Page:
Rushing to the airport, clinging onto the various documents to be shown receipt for flight, mission order, permission letters from the government whilst the road uneven road. We have had our humanitarian flight bought forward and have to head to the tarmac straight away. Once we had rushed through immigration, and rushing through all checks we then were informed that there was a bit of a wait, allowing us to have some lunch.
My colleague and I (Stella) are in DRC Nord Kivu to deploy MSF OCA’s new health information system (HIS). We had been visiting one of the cholera treatment centers MSF is supporting in communities around Goma to understand the data collection, the flow of data and if the new tool we were implementing would work with their current data collected. This is important to ensure that the new tools meets the medical team’s needs.
Following the flow of patients in the cholera center where patients are separated and treated according to their dehydration level, determined in the triage space. We were rushing to get back to base, through the community where there had been some unrest as people were setting up roadblocks and demanding money to be able to pass. On our way out police had come and things were calmer at least on the road.
Cholera is endemic in Goma with outbreaks peaks each year, the treatment centers are open continuously with smaller number of beds but increase ms capacity when the outbreak season comes. MSF has been providing medical care in DR Congo for over 40 years and from Goma the needs were not necessarily evident. It’s a bustling town with good infrastructure and lots of new building developments. But, as was explained during my security briefing and can be the case in many developing countries towns like this represents a minute fraction of what life for the average Congolese was like and visiting the project locations would be eye opening.
Which brings us to today, the first part of a two day journey to one of the projects we will be training in. Walikale is an hour plane ride and six hour drive away, a town nestled in the greenery typical of Congo. This was because the airstrip near the project was in need of repairs. The plane we were using is an ICRC plane which carried passengers and in the case of MSF as well as patients who could not be treated at the project location and brown boxes filled with medical supplies peppered with MSF tape filling up the rest of the aeroplane.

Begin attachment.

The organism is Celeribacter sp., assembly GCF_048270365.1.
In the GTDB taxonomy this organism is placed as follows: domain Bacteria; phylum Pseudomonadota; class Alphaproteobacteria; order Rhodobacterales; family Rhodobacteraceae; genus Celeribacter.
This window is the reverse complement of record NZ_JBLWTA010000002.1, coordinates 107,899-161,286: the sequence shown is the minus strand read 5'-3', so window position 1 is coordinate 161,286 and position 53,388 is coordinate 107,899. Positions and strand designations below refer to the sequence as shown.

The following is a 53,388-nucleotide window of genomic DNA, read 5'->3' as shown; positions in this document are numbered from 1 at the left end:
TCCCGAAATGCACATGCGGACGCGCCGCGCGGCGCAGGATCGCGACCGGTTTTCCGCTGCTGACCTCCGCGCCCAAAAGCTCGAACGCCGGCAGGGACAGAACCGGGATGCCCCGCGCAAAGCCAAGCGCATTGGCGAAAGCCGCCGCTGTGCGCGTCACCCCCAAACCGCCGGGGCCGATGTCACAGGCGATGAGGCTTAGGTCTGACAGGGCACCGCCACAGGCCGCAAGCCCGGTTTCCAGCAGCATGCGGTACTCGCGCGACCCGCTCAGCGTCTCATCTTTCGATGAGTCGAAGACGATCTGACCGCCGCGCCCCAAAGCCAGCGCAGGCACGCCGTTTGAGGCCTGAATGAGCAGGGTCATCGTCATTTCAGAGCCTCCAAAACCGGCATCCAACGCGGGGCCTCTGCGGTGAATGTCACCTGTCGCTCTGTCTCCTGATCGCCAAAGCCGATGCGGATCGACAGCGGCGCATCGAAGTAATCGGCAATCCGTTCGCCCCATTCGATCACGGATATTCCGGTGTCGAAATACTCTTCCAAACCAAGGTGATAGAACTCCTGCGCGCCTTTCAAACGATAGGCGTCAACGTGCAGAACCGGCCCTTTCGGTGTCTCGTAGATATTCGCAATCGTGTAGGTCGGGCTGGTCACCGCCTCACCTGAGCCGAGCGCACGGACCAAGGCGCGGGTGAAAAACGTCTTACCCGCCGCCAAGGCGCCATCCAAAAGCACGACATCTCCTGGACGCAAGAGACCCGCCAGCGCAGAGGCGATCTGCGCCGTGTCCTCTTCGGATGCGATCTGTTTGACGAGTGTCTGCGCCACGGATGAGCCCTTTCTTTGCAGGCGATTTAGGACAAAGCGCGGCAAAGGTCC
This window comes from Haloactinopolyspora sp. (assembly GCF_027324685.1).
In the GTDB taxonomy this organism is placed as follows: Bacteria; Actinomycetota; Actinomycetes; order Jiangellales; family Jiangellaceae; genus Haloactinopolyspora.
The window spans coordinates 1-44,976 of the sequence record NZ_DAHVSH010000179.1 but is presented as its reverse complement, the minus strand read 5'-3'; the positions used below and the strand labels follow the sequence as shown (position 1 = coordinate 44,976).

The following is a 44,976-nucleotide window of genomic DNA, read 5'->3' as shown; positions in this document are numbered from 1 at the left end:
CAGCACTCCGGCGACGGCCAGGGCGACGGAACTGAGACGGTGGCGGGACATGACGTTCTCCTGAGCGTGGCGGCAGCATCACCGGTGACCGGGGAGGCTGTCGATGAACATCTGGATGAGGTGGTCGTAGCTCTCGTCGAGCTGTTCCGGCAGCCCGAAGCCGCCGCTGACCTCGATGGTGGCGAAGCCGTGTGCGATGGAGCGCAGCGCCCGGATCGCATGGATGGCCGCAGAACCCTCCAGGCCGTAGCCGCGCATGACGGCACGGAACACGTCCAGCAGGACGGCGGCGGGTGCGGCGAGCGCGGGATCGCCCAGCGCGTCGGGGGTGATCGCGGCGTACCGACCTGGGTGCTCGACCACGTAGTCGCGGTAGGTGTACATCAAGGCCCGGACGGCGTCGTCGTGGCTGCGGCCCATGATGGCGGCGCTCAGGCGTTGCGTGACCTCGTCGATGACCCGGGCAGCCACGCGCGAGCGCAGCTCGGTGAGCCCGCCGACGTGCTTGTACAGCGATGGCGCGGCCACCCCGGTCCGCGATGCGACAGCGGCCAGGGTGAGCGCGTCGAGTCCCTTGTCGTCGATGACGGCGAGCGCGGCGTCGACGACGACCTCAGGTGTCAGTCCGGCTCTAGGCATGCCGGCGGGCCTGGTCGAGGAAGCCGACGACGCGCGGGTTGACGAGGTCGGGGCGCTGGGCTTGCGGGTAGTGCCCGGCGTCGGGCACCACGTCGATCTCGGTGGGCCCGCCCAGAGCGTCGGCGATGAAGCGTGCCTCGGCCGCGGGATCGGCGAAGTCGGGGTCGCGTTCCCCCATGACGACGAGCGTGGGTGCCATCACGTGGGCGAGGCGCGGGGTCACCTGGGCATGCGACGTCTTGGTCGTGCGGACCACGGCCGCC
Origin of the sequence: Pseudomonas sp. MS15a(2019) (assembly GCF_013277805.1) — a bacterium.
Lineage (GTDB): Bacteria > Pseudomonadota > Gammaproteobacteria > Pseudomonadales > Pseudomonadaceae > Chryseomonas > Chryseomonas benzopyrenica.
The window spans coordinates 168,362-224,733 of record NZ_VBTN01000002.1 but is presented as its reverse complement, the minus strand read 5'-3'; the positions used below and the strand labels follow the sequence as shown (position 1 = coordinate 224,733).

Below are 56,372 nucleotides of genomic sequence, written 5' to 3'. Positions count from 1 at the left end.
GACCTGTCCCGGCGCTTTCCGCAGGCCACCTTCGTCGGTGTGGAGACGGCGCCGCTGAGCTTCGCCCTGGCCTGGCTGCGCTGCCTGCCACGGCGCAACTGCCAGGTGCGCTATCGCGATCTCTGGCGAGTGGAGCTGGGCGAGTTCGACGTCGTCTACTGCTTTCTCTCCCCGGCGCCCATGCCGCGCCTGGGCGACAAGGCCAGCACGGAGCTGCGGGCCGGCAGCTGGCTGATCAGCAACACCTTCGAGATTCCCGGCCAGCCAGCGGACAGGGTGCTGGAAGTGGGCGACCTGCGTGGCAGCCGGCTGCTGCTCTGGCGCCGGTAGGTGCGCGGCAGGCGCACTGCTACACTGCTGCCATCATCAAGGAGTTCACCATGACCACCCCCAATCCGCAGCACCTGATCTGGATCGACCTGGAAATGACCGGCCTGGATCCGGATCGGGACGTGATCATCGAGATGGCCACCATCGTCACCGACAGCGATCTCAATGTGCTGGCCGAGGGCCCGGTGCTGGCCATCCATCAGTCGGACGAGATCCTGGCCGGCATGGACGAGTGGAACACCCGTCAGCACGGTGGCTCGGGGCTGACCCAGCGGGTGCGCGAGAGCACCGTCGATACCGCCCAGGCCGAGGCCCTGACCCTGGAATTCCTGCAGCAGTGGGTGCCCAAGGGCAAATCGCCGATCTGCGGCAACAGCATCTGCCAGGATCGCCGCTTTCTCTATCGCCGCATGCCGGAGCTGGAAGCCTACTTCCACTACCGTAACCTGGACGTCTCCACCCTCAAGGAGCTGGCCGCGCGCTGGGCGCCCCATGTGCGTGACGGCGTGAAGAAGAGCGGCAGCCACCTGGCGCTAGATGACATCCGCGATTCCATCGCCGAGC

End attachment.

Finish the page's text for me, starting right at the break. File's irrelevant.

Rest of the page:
As we descended to Lubutu and its airstrip, a non tar marked strip of red soil appeared between the masses of palm trees and jungle. If there was no plane you would not know it was an air strip from the two wooden strictures to keep out of the sun representing the only infrastructure at the site. We stepped out to a crowd of people; a mixture of people who live nearby, patients and their carers and other MSF staff as well as ICRC staff who held the flight manifest and other details needed. Logistics moved quickly unloading and getting the flight ready for the next passengers. Within 30 minutes the flight was back in the runway blowing orange smoke and disappearing into the clouds.
We drove through Lubutu’s main road peppered with clay houses along to the compound run by nuns, available as a base for all organisations to be able to spend the night before moving to the next stage of their journey. We settled in waiting for the electricity (and wifi) in the evening which would give us three-four hours of light before being turned off. We settled into the basic but comfortable rooms, preparing for the six hour drive we had the next day, when we would be arriving in the project in Walikale.